California Diesel Truck Rules (2009)
The California Air Resources Board (CARB) adopted two new truck rules in December, 2008 that will significantly reduce diesel fuel consumption and better protect public health and the environment. One rule, a first-of-its-kind regulation addressing truck global warming pollution, will significantly reduce heat-trapping emissions. The other rule, which addresses smog-forming and particulate pollution, will markedly improve California air quality, saving thousands of lives over the next decade.
CARB's rule aims to boost heavy-duty-truck fuel efficiency to reduce their global warming emissions. The rule targets the most common type of truck on the highway: a 53-foot-long trailer pulled by a large tractor. The rule would save 1 billion gallons of diesel fuel annually across the country in 2020. The up-front cost of installing fuel efficient technology on tractors and trailers would be offset by reduced fuel costs over time.
The new rule requires both new trucks and those already on the road to add aerodynamic features and more fuel-efficient tires. Such improvements will boost fuel-efficiency by 8 percent, according to a recent UCS report, Delivering the Green. Additionally, the regulation requires sleep-in cabs in new tractors to meet Environmental Protection Agency (EPA) SmartWay specifications. The SmartWay program is similar to the voluntary EnergyStar program for consumer appliances, but it focuses on tractors with sleep-in cabs. SmartWay-certified tractors are typically 2 percent more fuel-efficient than standard ones.
The new rule applies to new tractors and trailers starting with the 2011 model year. Truck owners will have to upgrade tractors model year 2010 and older with more efficient tires by 2012, and upgrade trailers model year 2010 and older by 2013. Under the rule, fleets will have the option to phase in these upgrades over a six-year period.
UCS has identified three areas where CARB could achieve additional global warming pollution reductions from trucks:
- The rule's tire requirement applies only to van trailers that are at least 53 feet long and the tractors that pull them. UCS estimates these tractor-trailers account for 60 percent of all tractor-trailer miles driven in the state each year. That means that the remaining 40 percent of all tractor-trailer miles, driven by tractors that pull flat beds, tankers and shorter trailers, could still benefit from tire improvements.
- Additional reductions from new tractors and trailers, which offer the greatest potential for cutting pollution and fuel consumption, are available. If CARB required a full set of aerodynamic trailer features and tire upgrades for new trucks, 30 percent more pollution could be eliminated. These improvements would pay for themselves over time and result in an estimated $30,000 in net savings over the truck's first eight years in service, the average time such a vehicle would be used for long-distance trips.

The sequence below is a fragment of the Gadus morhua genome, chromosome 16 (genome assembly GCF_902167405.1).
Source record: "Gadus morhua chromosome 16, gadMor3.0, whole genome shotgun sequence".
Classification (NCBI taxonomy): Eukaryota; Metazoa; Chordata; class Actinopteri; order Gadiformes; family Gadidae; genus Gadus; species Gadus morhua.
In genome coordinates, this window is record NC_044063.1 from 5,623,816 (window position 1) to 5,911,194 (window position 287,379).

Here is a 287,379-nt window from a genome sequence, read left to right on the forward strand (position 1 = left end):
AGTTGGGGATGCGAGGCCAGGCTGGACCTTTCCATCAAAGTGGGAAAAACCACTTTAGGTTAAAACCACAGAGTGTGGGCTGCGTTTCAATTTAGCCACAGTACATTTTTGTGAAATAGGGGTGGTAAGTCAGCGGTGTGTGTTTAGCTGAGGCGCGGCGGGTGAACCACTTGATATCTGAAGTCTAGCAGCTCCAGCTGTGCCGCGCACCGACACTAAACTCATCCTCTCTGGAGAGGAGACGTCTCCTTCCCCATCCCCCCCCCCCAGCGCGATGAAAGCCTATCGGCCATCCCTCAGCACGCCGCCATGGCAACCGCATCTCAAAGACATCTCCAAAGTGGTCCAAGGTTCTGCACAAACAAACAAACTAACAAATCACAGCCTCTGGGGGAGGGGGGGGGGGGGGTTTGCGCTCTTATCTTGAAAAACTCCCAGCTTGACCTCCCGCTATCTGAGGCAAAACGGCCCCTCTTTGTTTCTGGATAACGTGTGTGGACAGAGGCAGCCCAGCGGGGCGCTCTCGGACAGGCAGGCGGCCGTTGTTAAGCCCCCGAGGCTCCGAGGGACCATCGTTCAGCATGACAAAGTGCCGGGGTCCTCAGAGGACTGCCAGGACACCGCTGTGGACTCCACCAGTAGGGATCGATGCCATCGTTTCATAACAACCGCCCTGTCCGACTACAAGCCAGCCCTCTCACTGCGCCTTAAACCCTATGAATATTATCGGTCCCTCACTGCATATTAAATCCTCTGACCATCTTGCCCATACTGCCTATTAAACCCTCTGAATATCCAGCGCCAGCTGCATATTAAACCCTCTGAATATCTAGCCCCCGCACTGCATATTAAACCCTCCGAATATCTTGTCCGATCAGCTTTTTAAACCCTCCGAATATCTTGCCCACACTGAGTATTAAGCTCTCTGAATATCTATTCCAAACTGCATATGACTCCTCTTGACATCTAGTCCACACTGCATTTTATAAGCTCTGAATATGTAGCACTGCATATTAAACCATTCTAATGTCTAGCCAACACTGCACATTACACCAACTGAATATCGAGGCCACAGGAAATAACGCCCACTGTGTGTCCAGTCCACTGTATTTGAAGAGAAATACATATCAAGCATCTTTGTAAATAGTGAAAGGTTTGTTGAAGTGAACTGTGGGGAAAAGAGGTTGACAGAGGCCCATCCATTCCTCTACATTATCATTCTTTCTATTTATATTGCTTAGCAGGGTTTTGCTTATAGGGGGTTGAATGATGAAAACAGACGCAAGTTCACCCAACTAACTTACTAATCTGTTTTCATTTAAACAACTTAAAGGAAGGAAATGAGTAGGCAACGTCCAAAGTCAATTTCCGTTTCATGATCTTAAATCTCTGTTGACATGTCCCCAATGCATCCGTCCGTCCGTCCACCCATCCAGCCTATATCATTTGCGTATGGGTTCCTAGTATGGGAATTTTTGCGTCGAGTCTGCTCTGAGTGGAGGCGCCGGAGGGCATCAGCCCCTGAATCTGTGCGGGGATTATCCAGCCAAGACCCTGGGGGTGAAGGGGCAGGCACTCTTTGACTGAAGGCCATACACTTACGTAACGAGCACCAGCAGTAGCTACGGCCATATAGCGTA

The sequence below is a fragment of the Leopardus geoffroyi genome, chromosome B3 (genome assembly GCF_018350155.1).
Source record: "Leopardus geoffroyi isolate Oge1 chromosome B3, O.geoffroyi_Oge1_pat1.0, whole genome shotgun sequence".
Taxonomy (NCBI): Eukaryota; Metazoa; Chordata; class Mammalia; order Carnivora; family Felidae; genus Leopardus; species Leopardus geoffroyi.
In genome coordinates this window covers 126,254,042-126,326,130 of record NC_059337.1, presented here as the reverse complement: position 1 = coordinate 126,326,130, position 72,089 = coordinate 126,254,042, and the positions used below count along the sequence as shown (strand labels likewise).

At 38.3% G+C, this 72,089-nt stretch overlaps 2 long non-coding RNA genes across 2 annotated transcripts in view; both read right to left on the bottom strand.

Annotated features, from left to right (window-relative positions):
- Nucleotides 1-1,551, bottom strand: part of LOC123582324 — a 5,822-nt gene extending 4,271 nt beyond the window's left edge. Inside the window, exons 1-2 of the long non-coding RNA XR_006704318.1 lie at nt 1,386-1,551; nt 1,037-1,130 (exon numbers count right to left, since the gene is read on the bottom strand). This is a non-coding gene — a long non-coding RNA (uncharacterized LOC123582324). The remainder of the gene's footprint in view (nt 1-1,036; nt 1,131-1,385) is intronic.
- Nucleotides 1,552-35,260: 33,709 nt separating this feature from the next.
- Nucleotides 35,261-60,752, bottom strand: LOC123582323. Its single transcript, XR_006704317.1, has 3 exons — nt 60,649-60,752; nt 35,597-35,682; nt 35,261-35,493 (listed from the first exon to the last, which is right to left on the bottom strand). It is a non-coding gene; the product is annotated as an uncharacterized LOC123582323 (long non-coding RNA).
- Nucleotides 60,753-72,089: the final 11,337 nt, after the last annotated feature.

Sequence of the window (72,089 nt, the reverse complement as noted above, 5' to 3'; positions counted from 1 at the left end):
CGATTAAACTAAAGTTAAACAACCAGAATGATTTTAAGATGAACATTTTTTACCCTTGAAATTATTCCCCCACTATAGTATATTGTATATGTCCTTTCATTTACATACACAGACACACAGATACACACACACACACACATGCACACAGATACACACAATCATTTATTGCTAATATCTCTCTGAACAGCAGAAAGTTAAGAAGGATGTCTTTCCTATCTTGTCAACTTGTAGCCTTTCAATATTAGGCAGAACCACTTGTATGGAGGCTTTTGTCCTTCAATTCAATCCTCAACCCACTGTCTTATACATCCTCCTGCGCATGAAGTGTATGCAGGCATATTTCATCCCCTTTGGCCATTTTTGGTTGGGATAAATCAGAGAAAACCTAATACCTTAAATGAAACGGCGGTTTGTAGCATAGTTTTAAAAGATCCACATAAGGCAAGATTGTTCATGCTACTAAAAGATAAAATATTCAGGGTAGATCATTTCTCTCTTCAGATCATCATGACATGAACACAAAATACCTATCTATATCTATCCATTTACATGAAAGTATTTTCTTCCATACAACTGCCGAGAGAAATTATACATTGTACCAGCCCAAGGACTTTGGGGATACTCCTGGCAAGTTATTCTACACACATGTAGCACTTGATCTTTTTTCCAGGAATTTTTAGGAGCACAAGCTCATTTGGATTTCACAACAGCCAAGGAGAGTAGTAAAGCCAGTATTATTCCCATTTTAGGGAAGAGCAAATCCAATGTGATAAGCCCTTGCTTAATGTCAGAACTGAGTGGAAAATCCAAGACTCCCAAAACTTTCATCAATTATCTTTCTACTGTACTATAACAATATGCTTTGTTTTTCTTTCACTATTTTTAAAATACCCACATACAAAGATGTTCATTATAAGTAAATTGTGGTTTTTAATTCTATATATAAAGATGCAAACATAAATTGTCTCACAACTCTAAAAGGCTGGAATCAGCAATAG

- Expanding requirements to cover straight trucks—typical delivery trucks with permanently attached tractors and trailers –would also increase overall benefits.
CARB's rule controlling smog-forming emissions and particulate matter targets all diesel-fueled heavy-duty trucks operating on California's roads, including typical big-rig trucks and school buses. The rule surpasses the EPA's emissions reductions requirements.
Under the rule, most vehicles will need a diesel particulate filter by 2014. Such filters would cut particulate matter more than 95 percent and reduce emissions to levels currently achieved by today's new trucks. CARB's rule phases in between 2011 and 2023 and applies to any diesel truck heavier than 14,000 pounds traveling in the state. It also requires school buses to be equipped with particulate filters, which would better protect young children.
Additionally, the rule targets smog-forming emissions from trucks, which account for a third of such pollution in the state. Truck owners will have the next 15 years to comply by either installing additional emissions controls or upgrading to vehicles that meet EPA standards set to take effect in model year 2010.
Both the San Joaquin Valley and Los Angeles metropolitan area are relying on this regulation to meet federal air quality standards. CARB estimates the rule would prevent 9,400 premature deaths and thousands of hospitalizations for heart and lung disease associated with poor air quality over the next 15 years.
CARB estimates the new smog and particulate rule will cost $5.5 billion over the next 15 years, but it calculates that the benefits in reduced hospitalizations, asthma attacks and other health problems would be between $48 billion and $68 billion over the same period. Acknowledging that some truck owners would need financial assistance to meet the new standards, the state plans to establish a loan program.